Removing the trauma from trauma conversations

Olivia Sarah-Le Lacheur, Head of Life Distribution

It's fair to say that when it comes to insurance, the value of trauma cover can often play second fiddle to a conversation about income protection (IP).

When you consider that, in 2016, there were 4,309 trauma claims compared to 63,580 IP claims1 across the industry, you can appreciate the difference in "airtime" these two products receive.

Yet, I think conversations about trauma insurance need addressing. That starts with understanding the value.

For those of us who have been around a while, we know the diagnosis of a trauma cover condition can have a huge emotional and financial impact on a person and their family. Treatment, medication and rehabilitation expenses combined with the reduced capacity or inability to earn an income can mean clients are not just fighting for their life, but fighting for financial survival too.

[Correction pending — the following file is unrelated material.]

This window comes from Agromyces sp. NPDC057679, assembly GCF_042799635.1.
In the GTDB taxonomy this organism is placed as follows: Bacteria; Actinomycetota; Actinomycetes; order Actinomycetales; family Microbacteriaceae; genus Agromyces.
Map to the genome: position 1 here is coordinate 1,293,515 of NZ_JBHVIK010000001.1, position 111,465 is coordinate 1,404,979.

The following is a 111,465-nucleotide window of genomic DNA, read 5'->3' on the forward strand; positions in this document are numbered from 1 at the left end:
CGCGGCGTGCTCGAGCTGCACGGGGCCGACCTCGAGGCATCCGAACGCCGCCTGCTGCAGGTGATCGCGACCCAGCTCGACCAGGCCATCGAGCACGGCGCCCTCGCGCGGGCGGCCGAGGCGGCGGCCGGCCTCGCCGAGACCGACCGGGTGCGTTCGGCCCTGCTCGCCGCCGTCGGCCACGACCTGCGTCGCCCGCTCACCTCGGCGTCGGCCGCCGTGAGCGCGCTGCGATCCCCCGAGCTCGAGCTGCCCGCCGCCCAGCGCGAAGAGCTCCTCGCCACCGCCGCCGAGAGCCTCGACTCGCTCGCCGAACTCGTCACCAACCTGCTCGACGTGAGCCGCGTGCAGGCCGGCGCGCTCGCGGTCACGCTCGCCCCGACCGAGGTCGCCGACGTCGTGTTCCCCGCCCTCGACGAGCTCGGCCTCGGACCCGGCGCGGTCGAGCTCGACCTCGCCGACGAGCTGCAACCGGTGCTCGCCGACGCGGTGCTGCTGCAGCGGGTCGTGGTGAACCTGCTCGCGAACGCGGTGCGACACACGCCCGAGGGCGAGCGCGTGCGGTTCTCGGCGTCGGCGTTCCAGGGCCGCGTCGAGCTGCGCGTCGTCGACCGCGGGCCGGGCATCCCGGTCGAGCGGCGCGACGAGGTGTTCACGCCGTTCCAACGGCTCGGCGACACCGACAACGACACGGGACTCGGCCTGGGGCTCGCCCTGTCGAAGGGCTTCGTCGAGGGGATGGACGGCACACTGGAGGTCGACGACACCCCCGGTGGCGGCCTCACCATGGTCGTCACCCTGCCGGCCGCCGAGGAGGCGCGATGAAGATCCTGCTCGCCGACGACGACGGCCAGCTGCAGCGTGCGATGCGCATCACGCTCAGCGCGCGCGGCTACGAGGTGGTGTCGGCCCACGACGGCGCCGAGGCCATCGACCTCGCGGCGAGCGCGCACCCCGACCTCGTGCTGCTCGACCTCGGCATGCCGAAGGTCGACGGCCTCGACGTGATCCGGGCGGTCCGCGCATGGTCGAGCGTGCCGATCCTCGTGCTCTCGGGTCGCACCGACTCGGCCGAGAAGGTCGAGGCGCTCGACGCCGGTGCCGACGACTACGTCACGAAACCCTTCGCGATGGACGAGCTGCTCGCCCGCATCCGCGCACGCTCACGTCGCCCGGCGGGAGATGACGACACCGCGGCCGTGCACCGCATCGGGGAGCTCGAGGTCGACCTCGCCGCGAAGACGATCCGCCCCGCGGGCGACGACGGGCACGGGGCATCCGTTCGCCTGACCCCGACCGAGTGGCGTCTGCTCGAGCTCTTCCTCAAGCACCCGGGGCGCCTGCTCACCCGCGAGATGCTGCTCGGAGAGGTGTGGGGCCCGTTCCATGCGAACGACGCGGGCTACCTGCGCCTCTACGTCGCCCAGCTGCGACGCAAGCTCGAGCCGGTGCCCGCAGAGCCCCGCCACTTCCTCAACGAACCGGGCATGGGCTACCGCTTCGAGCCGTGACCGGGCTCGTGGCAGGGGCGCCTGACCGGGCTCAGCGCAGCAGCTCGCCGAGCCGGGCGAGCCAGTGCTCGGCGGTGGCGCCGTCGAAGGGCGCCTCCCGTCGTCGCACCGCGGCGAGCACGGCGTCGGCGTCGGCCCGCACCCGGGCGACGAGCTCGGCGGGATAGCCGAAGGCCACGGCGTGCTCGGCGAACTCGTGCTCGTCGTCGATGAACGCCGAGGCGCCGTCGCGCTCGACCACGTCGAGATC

Working with advisers who are at the coalface, I see the value of trauma insurance every day. In 2016 CommInsure paid more than $1bn in claims, with $100m of that relating to trauma policies.

An example is Alex, who has trauma cover as part of her CommInsure Protection policy. She went to her doctor with an ear infection but ended up being diagnosed with cancer, a gastrointestinal tumour. The tumour was stage 4 and required immediate treatment, but was inoperable. This client has to live with this cancer and while drugs can manage it, drugs can not cure it. The trauma benefit paid to Alex will fund her medication, which is not covered by the Pharmaceutical Benefits Scheme (PBS), allowing her to continue to work and live the life she wants to live.

The harsh reality is, statistics don't lie. About 8% of Australians have trauma cover, yet 7 in 10 Australians know someone who has suffered a traumatic event2. The risk of being diagnosed with any cancer before the age of 85 is 1 in 2 for males and 1 in 3 for females.3 

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